Alex Reid has a typically thoughtful post this morning on the MLA’s recent white paper on the undergraduate major in language and literature. There is something a bit embarrassing about the MLA’s assertion that competencies in reading and writing translate easily across different media and domains of discourse, and Reid does a good job unpacking this without devolving into snark.
I do think he lets MLA members off too easily, though:
And I don’t think there’s necessarily anything wrong with the fact that MLA members are not experts in electronic environments. MLA members don’t need to have a special interest or facility with electronic environments. That’s not what we hire them for and it’s not what we educate them to do in graduate school. Some might have these interests; obviously I think the study of media networks ought to be a part of English studies; but it ought not to be a requirement of everyone! Nor should every MLA scholar or MLA in general necessarily think that their work needs to meet this goal of networked media literacy.
It is true that it would be overkill for everyone to take media networks as the object of their research. And it’s also true that, right now, we don’t train people to do this in graduate school. But I think it would also be fair to say faculty members and graduate students need to be far more adept than they generally are at using networked media as part of their research and teaching. Jo Guldi’s recent meditations on what a networked scholarly journal might look like are relevant:
In going web 2.0, journals have the ability to mesh their publications with tools that will allow readers to better integrate journal essays with the rest of their research. A scholar using zotero and jstor can download the article pdf and the citation, ready for use in footnote. Web 2.0 journals will go further into this zone: a scholar using zotero, jstor, google scholar, and delicious can instantaneously find other scholars’ opinions of a particular article, the names of the disciplines and sub-disciplines they think it applies to best, and other articles of similar note to that particular scholar.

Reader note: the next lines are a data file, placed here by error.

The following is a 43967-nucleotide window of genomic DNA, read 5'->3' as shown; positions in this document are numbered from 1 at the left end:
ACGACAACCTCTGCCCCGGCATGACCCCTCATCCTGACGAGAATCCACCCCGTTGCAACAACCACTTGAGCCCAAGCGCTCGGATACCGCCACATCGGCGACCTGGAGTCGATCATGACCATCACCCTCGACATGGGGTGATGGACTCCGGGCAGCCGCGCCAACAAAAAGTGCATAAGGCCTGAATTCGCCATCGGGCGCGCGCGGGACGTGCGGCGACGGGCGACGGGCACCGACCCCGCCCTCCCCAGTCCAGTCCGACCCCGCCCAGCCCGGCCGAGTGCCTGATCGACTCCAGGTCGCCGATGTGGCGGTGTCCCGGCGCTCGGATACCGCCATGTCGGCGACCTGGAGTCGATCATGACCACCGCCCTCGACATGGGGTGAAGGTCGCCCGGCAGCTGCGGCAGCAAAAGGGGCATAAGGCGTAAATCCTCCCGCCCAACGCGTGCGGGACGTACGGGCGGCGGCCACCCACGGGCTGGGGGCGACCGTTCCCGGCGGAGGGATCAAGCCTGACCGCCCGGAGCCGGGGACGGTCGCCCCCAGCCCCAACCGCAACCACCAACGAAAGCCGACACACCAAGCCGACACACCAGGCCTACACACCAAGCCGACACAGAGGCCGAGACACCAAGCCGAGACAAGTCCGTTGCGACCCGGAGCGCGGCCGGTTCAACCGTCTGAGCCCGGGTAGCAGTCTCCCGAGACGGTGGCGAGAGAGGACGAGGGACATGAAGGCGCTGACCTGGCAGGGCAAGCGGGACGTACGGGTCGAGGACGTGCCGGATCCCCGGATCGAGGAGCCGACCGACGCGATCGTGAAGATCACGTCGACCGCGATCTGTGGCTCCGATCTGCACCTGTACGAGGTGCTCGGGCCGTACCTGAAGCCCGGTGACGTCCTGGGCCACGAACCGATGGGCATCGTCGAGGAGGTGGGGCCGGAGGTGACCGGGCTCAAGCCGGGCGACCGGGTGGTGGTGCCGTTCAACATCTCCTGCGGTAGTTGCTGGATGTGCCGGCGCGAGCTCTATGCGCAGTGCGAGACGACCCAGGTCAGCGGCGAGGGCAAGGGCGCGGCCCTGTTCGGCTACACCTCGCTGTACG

Think about how far we still have to go to get a critical mass of faculty and graduate students who can read this paragraph. Zotero and delicious are well beyond the range of reference of most people I talk to, for instance. And yet, I would argue that if one’s not familiar with tools such as these, then it will only get harder to do research–no matter what your area of expertise. It’s not that I think everyone must use *these* tools in particular (maybe you’re all about Diigo), but the process of figuring out what they offer, and whether you can better achieve those goals with something else, seems critical.
Likewise with teaching. I don’t think every single class *must* have a wiki, blog, and SIMILE-backed timeline–if they did, for instance, I’d have to find a different way to differentiate myself, which would seem like work. But I do think that faculty should be rejecting these tools, when they do, for reasons other than, “oh, I don’t understand that.” Or, “that’s not supported in Blackboard.” Pedagogical literacy anymore demands that faculty have a certain expertise with technology so that they can make informed decisions about how best to organize and run their classes–even when those classes don’t have a technology component.
People are busy, so I’m not really suggesting that faculty members should retrain. (Although maybe they should! It’s not hard to learn Zotero, or wikis, or whatever.) But looking forward, it seems clear that both undergraduate and graduate education need to reflect in a more sophisticated way about the varying kinds of technologies we use (or don’t).